COLORADO SPRINGS — The voters have spoken, and after months of a tense election cycle, a new leader will hold the most powerful office in the world come January. Now that the election is over, how does a nation so divided heal from the most unprecedented time in our country's history?
Psychology experts say what we need the most is to connect with people who are having similar reactions to how we're feeling. After that, it's time to start reaching out to people with whom you might have political disagreements.
First, you can start by letting them know you care. Let them know what you hope to get out of the conversation ahead of time. If both of you are willing to get past the political rift, chances are you will.
"Try to understand where the other person is coming from," explained Jamie Saal, a psychotherapist at the Rochester Center for Behavioral Medicine. "Try to listen to them without going into a discussion trying to change someone's mind. That's really not active listening."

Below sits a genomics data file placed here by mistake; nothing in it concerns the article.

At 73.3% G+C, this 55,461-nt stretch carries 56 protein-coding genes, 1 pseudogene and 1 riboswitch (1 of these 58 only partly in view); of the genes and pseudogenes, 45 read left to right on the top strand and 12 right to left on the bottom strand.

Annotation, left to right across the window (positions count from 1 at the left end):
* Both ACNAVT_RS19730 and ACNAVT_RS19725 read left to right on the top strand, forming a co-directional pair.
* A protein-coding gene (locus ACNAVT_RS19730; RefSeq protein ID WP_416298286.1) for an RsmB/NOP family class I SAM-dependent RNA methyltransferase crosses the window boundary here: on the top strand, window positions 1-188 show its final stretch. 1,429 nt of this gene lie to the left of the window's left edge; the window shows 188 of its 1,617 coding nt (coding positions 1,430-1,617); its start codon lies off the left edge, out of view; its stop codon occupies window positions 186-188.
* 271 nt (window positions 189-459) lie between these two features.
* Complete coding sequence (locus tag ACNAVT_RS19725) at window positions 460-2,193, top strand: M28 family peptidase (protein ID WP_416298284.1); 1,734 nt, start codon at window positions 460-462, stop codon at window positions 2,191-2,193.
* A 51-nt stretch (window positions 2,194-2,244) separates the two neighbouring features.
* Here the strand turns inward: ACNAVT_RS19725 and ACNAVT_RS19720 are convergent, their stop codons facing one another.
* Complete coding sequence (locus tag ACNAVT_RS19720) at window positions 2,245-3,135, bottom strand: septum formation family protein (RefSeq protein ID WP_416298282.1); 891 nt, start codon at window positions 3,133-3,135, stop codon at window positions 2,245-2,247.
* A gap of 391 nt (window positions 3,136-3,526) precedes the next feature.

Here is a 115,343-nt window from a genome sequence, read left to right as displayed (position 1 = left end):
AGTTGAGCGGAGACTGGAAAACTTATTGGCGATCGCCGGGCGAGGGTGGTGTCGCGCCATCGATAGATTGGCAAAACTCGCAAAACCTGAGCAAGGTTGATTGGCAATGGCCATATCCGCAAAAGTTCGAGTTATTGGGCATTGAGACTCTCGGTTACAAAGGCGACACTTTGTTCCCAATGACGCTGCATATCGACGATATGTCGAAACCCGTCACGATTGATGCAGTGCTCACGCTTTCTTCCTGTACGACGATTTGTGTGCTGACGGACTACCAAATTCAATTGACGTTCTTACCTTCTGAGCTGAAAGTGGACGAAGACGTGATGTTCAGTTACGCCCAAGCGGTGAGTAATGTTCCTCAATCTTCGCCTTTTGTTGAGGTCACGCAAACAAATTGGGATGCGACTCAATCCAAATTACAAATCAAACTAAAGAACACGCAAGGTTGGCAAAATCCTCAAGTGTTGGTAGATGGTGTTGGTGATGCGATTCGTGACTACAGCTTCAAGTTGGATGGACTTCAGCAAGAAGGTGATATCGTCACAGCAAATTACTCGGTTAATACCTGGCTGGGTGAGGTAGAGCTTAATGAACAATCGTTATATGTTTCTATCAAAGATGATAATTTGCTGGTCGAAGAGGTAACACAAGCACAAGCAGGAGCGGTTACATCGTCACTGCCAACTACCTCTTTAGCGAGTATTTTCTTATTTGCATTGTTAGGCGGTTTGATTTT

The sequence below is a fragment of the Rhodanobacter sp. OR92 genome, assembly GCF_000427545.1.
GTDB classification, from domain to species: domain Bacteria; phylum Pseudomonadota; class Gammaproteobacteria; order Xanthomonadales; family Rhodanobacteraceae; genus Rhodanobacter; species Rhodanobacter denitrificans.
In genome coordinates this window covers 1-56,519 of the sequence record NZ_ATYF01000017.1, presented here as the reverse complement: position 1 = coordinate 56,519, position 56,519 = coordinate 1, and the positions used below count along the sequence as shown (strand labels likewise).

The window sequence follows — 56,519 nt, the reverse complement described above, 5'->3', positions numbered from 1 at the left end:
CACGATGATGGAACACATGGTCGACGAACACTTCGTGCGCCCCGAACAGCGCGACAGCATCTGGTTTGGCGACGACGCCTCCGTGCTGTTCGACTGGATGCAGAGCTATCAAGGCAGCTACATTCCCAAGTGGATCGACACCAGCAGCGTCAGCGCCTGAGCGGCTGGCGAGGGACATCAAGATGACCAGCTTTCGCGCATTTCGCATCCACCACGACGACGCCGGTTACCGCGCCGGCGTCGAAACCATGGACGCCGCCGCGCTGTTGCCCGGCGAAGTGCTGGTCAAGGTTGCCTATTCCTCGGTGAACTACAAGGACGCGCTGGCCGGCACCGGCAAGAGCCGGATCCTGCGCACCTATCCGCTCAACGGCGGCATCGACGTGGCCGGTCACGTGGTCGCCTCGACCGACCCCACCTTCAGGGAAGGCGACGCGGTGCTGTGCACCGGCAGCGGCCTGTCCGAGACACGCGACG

Saal says it's also important to give the other person uninterrupted time to speak. When you do talk, reflect back to them what you heard, rather than countering with your own argument with some people.
You may never see eye-to-eye on politics but that doesn't mean you can't repair your relationship.
"There are a lot of things to connect on besides politics and sometimes it's good to refocus on those things and leave the political issues aside if you can't make progress there," Saal said.
Experts say by having these conversations, you may begin to realize that we may not be as divided as you might think. Our perception is that people are mostly on the extremes, but the truth is most people are more in the middle.